I was uncertain about entering him but thought I’d give him a couple more shows because after all, he was still quite young and he might improve.

I went over to the show bench to see how my three had done and saw that Victoria hadn’t placed but couldn’t see either of my boys at first glance. The pen steward told me that the hamster in pen number D808 was currently in the running to be Best in Show. I knew that was one of my numbers and believing that it might be James, was actually rather excited.  Later on when the entire class had been judged and D808 had been knocked down to the Reserve Best in Show position, I saw that the hamster in D808 had been entered in D16 which is the class for hamsters bred by the exhibitor. This meant that it couldn’t be James. I double checked my pen numbers just in case I’d got it wrong but it was definitely one of mine. I saw James further down the bench which meant that the current Reserve Best In Show was Matthew. For a hamster that I was contemplating retiring to a ‘Pet-Only’ status, I was rather surprised to say the least.

Matthew stayed in that Reserve Best In Show position for the rest of the show and won himself his first Certificate of Merit. I’m proud of him but also feeling a little guilty that I was prepared to write him off. I genuinely believed that he wouldn’t stand a chance against James, my normally reliable show hamster but as this experience has taught me that sometimes you just never know!

Lord James

I’ve been updating the show records of every hamster that has ever been showed and in particular Lord James’s show record is one I am particularly proud of. This hamster was Metallica’s first show hamster and still is the strongest member of my show team. When he had to sit a show out recentely due to an injury inflicted on him during an unsuccessful mating, his absence was noticed as I came away with a lot less prize cards. Thankfully, showing for me is not about prize cards (although they’re nice) it’s about what I can learn about ‘what good looks like’ to help with my breeding plans going forward. From reading the judges comments I have learnt that James is a good example of a nice head but his dorsal stripe is a bit short so I know when pairing him that colour is something we might need to work on. I also know that James is rather prone to moult lines but often that nice head has been enough to put him in line for placings.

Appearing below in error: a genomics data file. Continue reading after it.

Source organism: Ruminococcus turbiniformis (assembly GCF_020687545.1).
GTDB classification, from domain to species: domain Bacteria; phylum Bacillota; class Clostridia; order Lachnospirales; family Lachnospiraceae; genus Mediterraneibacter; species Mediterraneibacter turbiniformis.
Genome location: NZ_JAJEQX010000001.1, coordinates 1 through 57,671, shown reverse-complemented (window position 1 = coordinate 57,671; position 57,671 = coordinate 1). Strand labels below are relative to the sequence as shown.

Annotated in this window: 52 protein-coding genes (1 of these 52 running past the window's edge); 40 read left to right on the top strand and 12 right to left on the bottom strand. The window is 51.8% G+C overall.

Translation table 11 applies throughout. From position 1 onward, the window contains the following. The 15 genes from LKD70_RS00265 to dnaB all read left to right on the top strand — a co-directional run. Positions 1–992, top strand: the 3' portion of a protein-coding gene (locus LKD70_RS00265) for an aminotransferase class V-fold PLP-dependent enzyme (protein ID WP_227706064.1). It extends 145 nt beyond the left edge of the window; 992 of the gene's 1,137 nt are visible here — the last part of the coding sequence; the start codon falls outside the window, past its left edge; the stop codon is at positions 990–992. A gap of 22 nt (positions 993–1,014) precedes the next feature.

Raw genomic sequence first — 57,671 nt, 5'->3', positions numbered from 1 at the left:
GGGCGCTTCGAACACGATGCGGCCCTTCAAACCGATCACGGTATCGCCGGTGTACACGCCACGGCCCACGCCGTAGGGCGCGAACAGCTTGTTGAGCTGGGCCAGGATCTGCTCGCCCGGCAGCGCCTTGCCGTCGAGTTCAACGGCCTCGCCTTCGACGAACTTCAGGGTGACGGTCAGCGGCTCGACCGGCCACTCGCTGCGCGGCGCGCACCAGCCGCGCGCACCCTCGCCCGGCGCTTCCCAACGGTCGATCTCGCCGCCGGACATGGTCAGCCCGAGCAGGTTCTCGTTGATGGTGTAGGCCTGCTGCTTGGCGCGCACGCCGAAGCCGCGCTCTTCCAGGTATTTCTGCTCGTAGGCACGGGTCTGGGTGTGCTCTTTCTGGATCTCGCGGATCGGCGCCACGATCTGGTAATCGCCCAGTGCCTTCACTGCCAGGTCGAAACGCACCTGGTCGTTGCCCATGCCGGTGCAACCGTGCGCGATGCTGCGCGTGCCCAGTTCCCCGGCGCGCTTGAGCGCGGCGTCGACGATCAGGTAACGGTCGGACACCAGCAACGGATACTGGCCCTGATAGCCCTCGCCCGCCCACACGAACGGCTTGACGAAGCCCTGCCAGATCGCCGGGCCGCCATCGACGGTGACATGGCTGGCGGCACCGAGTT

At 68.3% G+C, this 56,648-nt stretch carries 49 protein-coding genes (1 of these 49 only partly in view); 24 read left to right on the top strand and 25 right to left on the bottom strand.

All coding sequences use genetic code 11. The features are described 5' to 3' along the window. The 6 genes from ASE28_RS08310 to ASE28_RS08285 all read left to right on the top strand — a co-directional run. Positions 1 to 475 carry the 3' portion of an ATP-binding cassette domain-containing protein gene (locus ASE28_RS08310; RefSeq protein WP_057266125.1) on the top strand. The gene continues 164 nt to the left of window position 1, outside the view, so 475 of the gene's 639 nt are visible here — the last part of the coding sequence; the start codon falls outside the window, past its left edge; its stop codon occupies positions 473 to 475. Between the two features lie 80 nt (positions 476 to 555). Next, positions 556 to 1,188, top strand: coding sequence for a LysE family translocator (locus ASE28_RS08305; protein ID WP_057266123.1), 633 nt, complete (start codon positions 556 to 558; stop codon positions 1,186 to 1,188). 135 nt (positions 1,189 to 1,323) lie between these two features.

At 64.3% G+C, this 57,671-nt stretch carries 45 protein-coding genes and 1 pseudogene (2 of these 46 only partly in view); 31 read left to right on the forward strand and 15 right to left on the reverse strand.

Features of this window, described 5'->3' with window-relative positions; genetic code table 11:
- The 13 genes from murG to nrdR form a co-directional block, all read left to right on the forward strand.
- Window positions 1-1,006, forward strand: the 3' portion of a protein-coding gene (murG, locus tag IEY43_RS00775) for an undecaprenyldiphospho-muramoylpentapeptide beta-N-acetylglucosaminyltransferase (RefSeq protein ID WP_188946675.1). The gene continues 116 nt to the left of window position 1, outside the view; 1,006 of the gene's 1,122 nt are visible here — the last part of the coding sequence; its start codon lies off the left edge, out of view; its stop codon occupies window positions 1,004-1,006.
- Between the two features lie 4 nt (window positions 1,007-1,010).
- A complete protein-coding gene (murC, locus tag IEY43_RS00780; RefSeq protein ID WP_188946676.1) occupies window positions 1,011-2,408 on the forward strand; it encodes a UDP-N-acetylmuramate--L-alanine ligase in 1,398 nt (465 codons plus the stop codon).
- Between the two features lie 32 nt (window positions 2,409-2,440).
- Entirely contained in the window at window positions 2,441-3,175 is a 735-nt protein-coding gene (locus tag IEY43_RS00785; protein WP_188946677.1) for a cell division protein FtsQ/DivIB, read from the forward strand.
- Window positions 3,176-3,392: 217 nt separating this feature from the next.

The one show that he didn’t place, I agreed with everything the judge said and this was the start of his midlife crisis. I was skeptical as to whether he could recover from it and retirement was on the cards. Then somehow he managed it, he recovered enough to be put back in the Show team at Bath this year and somehow managed to go on to win a RBIS and another COM at Dawlish. Rather conveniently, he got his most of his rather typically James moult lines after the show and I’m hoping that as the weather warms up that he will recover again. 

I’m uncertain as to whether or not he’ll manage that 3rd COM that he’ll need to become a Champion but even if he doesn’t he’ll still have done me proud and I hope he’ll go on to produce some nice pups when the time is right so we can continue to develop our show team. 

The Vices Pairing

 From the moment I intended to breed Chinese Hamsters I had always intended on breeding Lord James, the lovely boy that started Metallica’s showing career. I found him a nice wife-to-be and it was only a matter of time to allow her to grow up a bit. Or so I thought. She never grew enough for me to want to risk a first litter out of her with the size difference between her and James. Time was getting on and I wanted to get a first litter out of her before she was six months old so I borrowed a smaller boy to give Victoria her first litter. Nobby was a lovely lad and the pairing went well. The couple settled well, got on well until he had done what was required and I separated them. Eventually The Nobrias were born and I planned to re-breed Victoria in the new year. I chose my date to co-incinde with the show schedule and when the date came around I was hopeful.

Of course hamsters are going to do what hamsters want to do and Victoria most definitely did not want to get married again despite having flirted fairly continuously with James since her arrival. Literally as soon as they were put together, Victoria made her feelings for her betrothed rather clear. I continued supervising them and left them togather a little bit longer but things escalated. As soon as I saw blood, I knew it was time to rescue James. The spade that I was advised to keep handly for pairings proved its worth by putting a physical barrier between Victoria and James which gave me enough time to get him out.

My poor sweet boy had a cut on his nose that looked sore but I wasn’t going to give up on the pairing in case Victoria’s refusal to accept him was related to her heat cycle so every day I tried re-pairing them, however the outcome was never a particularly positive one.

I have decided that it was for the best that Victoria be retired from breeding and I would find a new female to be paired with James. As yet, I don’t know who that might be or where she will come from but I have to remain hopeful for now that Metallica Hamstery will be graced with another litter at some point during the year. 

Entering Shows – The Classes